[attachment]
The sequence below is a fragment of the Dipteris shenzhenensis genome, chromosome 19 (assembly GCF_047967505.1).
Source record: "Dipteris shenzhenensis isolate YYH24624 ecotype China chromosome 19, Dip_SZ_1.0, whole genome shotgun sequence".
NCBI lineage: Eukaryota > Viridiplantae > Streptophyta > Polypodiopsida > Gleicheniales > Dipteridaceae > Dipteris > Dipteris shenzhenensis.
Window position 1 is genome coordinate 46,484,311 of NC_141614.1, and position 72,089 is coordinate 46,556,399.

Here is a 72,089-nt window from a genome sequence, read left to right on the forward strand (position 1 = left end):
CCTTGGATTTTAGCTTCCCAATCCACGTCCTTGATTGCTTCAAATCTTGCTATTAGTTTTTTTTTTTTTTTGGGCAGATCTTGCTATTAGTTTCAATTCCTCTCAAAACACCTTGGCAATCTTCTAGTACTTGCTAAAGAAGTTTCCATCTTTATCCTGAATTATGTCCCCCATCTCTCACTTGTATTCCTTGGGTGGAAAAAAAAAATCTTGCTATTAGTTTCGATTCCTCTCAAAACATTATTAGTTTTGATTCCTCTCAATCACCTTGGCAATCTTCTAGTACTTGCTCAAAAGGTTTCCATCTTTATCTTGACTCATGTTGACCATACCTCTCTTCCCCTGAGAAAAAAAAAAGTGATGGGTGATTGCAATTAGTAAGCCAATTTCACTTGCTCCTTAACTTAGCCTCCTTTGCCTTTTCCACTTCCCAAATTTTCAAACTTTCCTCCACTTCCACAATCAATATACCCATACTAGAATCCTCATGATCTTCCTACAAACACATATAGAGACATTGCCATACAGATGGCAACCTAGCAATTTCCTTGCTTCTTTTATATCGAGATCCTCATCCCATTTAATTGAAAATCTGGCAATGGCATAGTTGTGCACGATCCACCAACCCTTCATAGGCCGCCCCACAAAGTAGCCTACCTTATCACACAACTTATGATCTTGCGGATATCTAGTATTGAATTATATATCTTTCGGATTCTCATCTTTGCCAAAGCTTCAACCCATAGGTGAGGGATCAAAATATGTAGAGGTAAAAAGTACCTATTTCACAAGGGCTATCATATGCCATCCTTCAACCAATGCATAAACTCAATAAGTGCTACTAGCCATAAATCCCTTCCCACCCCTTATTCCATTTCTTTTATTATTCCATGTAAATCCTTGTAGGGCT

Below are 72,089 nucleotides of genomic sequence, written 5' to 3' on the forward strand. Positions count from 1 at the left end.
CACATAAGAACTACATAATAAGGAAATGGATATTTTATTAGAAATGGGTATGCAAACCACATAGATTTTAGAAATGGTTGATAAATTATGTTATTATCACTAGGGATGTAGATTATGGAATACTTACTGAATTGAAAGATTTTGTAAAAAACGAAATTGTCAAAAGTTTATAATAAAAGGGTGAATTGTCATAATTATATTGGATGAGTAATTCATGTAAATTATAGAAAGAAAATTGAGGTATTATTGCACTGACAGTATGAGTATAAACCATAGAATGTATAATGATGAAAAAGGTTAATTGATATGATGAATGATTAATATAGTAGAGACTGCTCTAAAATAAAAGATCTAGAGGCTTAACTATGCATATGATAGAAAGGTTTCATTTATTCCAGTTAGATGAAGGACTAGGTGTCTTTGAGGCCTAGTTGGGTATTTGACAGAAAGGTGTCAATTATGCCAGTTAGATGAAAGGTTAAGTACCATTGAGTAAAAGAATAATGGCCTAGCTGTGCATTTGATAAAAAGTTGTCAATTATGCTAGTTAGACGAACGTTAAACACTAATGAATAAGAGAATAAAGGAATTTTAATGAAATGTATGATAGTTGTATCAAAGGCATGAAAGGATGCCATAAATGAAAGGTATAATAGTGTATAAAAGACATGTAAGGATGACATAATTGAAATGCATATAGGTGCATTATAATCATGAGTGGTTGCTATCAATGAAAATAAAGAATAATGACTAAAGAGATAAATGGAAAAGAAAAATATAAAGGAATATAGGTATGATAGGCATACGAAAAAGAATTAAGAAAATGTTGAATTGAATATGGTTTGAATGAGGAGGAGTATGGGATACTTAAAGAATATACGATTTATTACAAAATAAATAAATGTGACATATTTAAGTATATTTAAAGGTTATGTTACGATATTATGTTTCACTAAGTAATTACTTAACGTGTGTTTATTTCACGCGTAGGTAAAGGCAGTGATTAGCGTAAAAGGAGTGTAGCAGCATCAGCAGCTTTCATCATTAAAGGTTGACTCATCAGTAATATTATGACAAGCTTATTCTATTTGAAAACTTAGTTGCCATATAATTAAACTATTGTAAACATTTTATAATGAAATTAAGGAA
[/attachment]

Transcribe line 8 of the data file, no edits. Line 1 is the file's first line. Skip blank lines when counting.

CACATAAGAACTACATAATAAGGAAATGGATATTTTATTAGAAATGGGTATGCAAACCACATAGATTTTAGAAATGGTTGATAAATTATGTTATTATCACTAGGGATGTAGATTATGGAATACTTACTGAATTGAAAGATTTTGTAAAAAACGAAATTGTCAAAAGTTTATAATAAAAGGGTGAATTGTCATAATTATATTGGATGAGTAATTCATGTAAATTATAGAAAGAAAATTGAGGTATTATTGCACTGACAGTATGAGTATAAACCATAGAATGTATAATGATGAAAAAGGTTAATTGATATGATGAATGATTAATATAGTAGAGACTGCTCTAAAATAAAAGATCTAGAGGCTTAACTATGCATATGATAGAAAGGTTTCATTTATTCCAGTTAGATGAAGGACTAGGTGTCTTTGAGGCCTAGTTGGGTATTTGACAGAAAGGTGTCAATTATGCCAGTTAGATGAAAGGTTAAGTACCATTGAGTAAAAGAATAATGGCCTAGCTGTGCATTTGATAAAAAGTTGTCAATTATGCTAGTTAGACGAACGTTAAACACTAATGAATAAGAGAATAAAGGAATTTTAATGAAATGTATGATAGTTGTATCAAAGGCATGAAAGGATGCCATAAATGAAAGGTATAATAGTGTATAAAAGACATGTAAGGATGACATAATTGAAATGCATATAGGTGCATTATAATCATGAGTGGTTGCTATCAATGAAAATAAAGAATAATGACTAAAGAGATAAATGGAAAAGAAAAATATAAAGGAATATAGGTATGATAGGCATACGAAAAAGAATTAAGAAAATGTTGAATTGAATATGGTTTGAATGAGGAGGAGTATGGGATACTTAAAGAATATACGATTTATTACAAAATAAATAAATGTGACATATTTAAGTATATTTAAAGGTTATGTTACGATATTATGTTTCACTAAGTAATTACTTAACGTGTGTTTATTTCACGCGTAGGTAAAGGCAGTGATTAGCGTAAAAGGAGTGTAGCAGCATCAGCAGCTTTCATCATTAAAGGTTGACTCATCAGTAATATTATGACAAGCTTATTCTATTTGAAAACTTAGTTGCCATATAATTAAACTATTGTAAACATTTTATAATGAAATTAAGGAA